The Battle of New Orleans (8 January 1815) has the unique distinction of being the last major battle of the War of 1812; it took place after the war was officially over. With the defeat of Napoleon in Europe, Britain could stop fighting a two-front war against both revolutionary France and the United States, and began to consolidate its forces in North America to deliver critical blows from both land and sea to the American forces in late 1814. Sadly for the British, their ambition was forestalled by American gumption and a series of critical failures that prevented their amassed numbers from securing victory.
American Defences at New Orleans
Britain's goal was to capture New Orleans, Louisiana, with its vast stores of sugar and cotton, and prevent the US from using the Mississippi River to flow goods and soldiers. On 10 December, Vice Admiral Alexander Cochrane's fleet landed on the east bank of the Mississippi, defeating the small flotilla of American gunboats protecting the mouth of the river and under the command of Lieutenant Thomas ap Catesby Jones at the Battle of Lake Borgne. The British advance guard was 1600 men strong, but could not press the attack until the arrival of their commander, Sir Edward Pakenham, who arrived late due to adverse winds and thus perhaps sealed the fate of the campaign through no fault of his own. Jones's courage in the face of British superiority in numbers earned him praise and bought time for the defenses of New Orleans to be secured.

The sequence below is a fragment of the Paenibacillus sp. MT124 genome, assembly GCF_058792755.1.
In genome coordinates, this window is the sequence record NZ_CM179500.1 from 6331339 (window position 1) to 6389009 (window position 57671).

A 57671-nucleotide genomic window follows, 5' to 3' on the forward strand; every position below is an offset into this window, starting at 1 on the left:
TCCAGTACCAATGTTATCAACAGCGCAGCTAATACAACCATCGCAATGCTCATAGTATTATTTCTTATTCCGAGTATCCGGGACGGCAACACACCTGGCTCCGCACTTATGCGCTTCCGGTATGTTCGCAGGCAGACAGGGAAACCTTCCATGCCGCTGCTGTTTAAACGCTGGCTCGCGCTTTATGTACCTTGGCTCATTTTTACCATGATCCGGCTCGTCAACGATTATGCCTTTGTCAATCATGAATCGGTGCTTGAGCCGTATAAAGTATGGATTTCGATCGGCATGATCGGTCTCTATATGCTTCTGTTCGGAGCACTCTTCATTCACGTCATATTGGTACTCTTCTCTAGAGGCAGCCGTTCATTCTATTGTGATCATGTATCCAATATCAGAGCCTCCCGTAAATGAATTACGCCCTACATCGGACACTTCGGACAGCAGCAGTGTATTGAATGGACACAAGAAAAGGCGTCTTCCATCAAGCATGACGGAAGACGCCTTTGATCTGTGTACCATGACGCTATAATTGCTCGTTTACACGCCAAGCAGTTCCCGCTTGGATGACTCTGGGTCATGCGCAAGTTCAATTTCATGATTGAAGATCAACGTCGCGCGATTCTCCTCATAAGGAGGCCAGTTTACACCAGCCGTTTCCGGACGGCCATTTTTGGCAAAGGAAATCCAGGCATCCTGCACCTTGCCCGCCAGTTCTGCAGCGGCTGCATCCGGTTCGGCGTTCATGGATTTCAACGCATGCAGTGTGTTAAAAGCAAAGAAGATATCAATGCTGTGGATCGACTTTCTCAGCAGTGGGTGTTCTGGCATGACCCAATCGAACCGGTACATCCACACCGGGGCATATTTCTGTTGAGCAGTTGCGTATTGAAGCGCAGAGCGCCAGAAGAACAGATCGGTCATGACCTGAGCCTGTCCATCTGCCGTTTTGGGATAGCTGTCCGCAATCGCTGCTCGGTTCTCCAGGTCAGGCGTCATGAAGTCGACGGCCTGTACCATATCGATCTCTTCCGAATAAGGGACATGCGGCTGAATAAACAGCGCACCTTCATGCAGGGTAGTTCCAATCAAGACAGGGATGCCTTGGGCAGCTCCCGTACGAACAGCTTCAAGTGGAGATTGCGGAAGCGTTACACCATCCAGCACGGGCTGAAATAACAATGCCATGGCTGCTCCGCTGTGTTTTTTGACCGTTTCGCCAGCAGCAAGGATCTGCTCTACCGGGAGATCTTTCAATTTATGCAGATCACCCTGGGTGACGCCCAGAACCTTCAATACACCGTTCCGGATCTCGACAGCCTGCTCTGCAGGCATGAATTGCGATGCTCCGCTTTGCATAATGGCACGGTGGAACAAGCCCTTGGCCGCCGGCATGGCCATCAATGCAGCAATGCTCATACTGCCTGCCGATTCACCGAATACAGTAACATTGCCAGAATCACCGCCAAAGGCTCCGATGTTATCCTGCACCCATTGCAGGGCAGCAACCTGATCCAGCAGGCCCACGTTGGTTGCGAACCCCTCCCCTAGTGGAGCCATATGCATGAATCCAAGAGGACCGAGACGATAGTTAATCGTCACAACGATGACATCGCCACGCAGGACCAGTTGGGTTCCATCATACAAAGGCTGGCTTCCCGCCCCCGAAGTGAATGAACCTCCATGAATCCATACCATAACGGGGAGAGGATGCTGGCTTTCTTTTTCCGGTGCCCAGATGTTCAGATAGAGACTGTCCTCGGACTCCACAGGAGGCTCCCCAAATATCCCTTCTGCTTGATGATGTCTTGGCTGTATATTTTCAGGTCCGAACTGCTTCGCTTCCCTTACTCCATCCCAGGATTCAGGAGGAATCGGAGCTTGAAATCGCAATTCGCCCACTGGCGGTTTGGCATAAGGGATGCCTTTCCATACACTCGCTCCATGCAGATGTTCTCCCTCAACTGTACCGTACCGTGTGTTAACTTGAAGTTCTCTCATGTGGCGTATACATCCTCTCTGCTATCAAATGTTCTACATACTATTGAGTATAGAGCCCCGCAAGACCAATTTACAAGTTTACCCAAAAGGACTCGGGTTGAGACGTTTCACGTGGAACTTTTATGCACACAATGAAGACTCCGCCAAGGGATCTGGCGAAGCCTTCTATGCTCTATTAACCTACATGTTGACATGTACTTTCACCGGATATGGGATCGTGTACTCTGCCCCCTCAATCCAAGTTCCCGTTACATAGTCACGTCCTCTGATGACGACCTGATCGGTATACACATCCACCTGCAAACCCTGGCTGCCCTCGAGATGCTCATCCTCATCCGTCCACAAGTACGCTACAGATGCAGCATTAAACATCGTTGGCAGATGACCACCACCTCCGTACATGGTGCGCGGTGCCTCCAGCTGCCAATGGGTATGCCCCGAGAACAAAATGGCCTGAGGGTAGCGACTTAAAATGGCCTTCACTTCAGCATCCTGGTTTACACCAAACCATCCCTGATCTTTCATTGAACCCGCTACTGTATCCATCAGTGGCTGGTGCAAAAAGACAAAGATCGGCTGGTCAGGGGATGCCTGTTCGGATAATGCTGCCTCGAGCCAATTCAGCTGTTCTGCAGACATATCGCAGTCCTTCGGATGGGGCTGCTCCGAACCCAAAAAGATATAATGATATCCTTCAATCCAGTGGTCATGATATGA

If they had pressed their advance on the 24th, the British would have found New Orleans' defences in shambles. American general and future president Andrew Jackson had not yet solidified his defences, but on Christmas day, when Pakenham arrived to lead his troops toward battle, Jackson secured his structures and prepared for an attack. Constructed by soldiers and African slaves, Jackson's hastily made breastwork of sugar barrels, earth and a ditch that stretched out to an impassible swamp gave his men a strong defensive position to repel the British, which Jackson thought numbered somewhere near 25 000 strong. Artillery was mounted to protect the earthwork. The Americans dug in their heels and prepared for the worst as Pakenham arrived to command the British.
Pakenham was a professional soldier with a distinguished career who had seen service in North Ireland, North America and in the Peninsular War against the occupying forces of Napoleon. Pakenham arrived to command a difficult position. There had been a costly skirmish, and it was followed by a costly reconnaissance. Cochrane's forces had brought artillery at great expense and haste, but their fire could not hit the breastwork from any safe distance and they were soon destroyed by American artillery fire.
Pakenham's Attack on New Orleans
With 6000 regulars and 1000 Black soldiers from two West India Regiments, Pakenham refused to admit defeat and attempted a feint against Jackson's defences on 8 January 1815, while Colonel William Thornton of the 85th regiment crossed the river with 1500 regulars to attempt to outflank the American position. Jackson defended his position with roughly 4000 men.